I also had the privilege of knowing some of the teachers whom I met in the course of playing cricket for St. Anthony’s and through my parents who loved to entertain teams visiting Kurunegala. There was Mr. Gnanapragasam who was the Master of Games and who seemed to be a martinet, getting the best out of his teams and Mr.Herman Candappa, a great gentleman. In the 1950/60’s St. Benedict’s did produce some exceptional cricketers like Neville Cassie Chetty, L P Rayan, Lionel and Mervyn Fernando, Ranjit and Sunil Fernando, Elmo Rodrigopulle, Quintus Perera and too many others to name. I remember that St. Benedict’s at that time excelled in Football, Gymnastics, Basketball and Hockey. The College was blessed with some of the best coaches in the country.
The great Fr. Le Goc a former Principal of St. Joseph’s is a legend both for his leadership of the College as well as for being the foremost Botanist of his time, but his contribution to the legal profession is perhaps not well known!
I was unaware until I read de Votta’s magnificent compilation that the renowned Ven. Narada Maha Thero was a proud Benedictine. Ven. Narada relates that it was Bro. James, his teacher who encouraged him to become a Buddhist monk. St. Benedict’s also produced some outstanding professionals such as Sir Thomas de Sampayo,KC, Supreme Court Judge, C M Fernando, the First Ceylonese Crown Counsel, Vidyajothi Dr. ANS Kulasinghe, and well known academics such as Prof. AW Mailvaganam Prof Babapulle and more recently Prof. Nihal Amerasinghe. One cannot consider St. Joseph’s without thinking of the great Fr. Peter Pillai. He and his brothers were Benedictines. His brother Bro. Luke, who was an institution at St. Benedict’s, was described by the well known journalist and stage actor E C B Wijeyesinghe as a great teacher. Bro. Luke was the first Ceylonese Principal of St. Benedict’s and the first Ceylonese to head the FSC order in the Island. Their brother was Bishop Emilianus Pillai, Bishop of Jaffna. And they also had a sister who was a nun. Fr. Peter Pillai it is said had an extraordinary mind and had many scholastic records to his name. There were many great Sri Lankans produced by St. Joseph’s during his time. One product whom I was privileged to know well enough was the late Justice Mark Fernando who after a brilliant school career, followed, by a first class in Law at the University, originally became a much sought after lawyer and finally a judge whose judgments will remain a testament to his uncompromising adherence to fundamental rights and Christian values. Justice Fernando who was a fourth generation lawyer had the unique distinction of being the son and grandson of Supreme Court Judges. The contribution Justice Mark Fernando made to create opportunities for law students to secure employment was substantial and he will be remembered with gratitude by many who would not have access to jobs in the mercantile sector without programmes he initiated. Reading through the Book on the Supreme Court of Sri Lanka written by Justice ARB Amerasinghe, I came across a piece of history which is worth inclusion. The great Fr. Le Goc a former Principal of St. Joseph’s is a legend both for his leadership of the College as well as for being the foremost Botanist of his time, but his contribution to the legal profession is perhaps not well known! The history of the Supreme Court records that the following eminent lawyers were all students during Fr. Le Goc’s time – Sir Lalitha Rajapakse, KC, Minister, High Commissioner; GG Ponnambalam, QC; C.Thiagalingam,QC; C Ranganathan QC. Justice Hema Basnayake, CJ; Justice HNG Fernando CJ; Justices HWR Weerasuriya, AWH Abeysundera, Justice GT Samarawickrema and IM Ismail. There were 7 Queen’s Counsel who were his students at the Bar as contemporaries.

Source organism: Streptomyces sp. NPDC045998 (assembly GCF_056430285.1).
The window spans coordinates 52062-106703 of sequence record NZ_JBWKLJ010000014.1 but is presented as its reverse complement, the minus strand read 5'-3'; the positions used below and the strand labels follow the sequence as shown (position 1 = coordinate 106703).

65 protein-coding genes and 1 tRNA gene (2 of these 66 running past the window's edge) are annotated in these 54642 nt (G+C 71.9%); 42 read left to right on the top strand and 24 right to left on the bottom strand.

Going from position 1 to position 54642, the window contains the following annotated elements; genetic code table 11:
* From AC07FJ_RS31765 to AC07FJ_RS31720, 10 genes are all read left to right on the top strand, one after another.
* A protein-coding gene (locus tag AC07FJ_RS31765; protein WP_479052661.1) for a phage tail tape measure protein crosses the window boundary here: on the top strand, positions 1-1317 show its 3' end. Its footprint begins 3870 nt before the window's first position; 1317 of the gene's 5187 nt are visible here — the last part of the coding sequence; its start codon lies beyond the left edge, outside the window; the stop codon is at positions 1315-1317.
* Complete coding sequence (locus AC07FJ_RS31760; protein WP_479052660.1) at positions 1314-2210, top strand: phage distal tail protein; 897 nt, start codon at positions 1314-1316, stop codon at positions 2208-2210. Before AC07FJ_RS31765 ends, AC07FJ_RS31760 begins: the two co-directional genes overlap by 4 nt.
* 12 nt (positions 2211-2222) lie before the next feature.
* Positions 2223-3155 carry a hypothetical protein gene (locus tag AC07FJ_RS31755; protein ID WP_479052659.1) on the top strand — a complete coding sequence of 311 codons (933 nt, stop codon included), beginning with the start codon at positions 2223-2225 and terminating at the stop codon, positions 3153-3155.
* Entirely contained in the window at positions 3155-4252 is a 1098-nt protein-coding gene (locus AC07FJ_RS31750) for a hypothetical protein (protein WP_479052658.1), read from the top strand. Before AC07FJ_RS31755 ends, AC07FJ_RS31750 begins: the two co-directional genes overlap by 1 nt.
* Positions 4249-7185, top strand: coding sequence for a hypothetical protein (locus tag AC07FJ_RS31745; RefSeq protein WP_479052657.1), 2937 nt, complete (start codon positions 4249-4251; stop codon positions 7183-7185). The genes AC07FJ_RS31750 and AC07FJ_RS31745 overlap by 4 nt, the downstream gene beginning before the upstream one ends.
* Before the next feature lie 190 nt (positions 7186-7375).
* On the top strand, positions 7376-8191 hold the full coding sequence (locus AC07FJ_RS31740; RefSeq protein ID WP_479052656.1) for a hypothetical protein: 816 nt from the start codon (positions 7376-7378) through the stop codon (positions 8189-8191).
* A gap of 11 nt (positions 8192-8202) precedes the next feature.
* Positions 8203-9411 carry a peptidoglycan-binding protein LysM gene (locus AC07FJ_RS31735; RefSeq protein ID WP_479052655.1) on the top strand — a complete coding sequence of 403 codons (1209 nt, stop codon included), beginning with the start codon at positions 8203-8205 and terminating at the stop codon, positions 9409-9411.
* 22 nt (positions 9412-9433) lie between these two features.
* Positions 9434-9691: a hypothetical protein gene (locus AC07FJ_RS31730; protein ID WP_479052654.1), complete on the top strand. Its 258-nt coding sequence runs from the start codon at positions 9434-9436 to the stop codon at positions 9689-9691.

In recent times we have had many outstanding cricketers produced by St. Joseph’s including Angelo Mathews and Tissara Perera, who are currently icons for the budding cricketers in Sri Lanka.
But I would like to mention some cricketers of my time and three from the past. David Ardnt, I believe still holds a record in the Josephian- Peterite match. I knew him as a planter in Kurunegala who also did some coaching. He also played for Kurunegala Sports Club. Then there was Hector Perera, whose son Hector Junior also captained St. Joseph’s. I have watched Hector senior play for Kurunegala when he was well past his prime. He still displayed great skill and showed that in his heyday he must have, as he is credited with, been the best fielder in the country. Hector, Senior, made a tremendous contribution to promoting cricket in the North Western Province and for many years was the live wire of Kurunegala cricket. Kurunegala played Saravanamuttu Trophy cricket during his time. His team also included his two brothers Victor and Oliver, who also played for St. Joseph’s. The sporting genes of the Pereras’ is still evident through the outstanding rugby player and cricketer Chandrishan Perera, who started his schooling at St. Peter’s College. He is the son of Dr. Cyril Perera another brother of Hector Senior’s.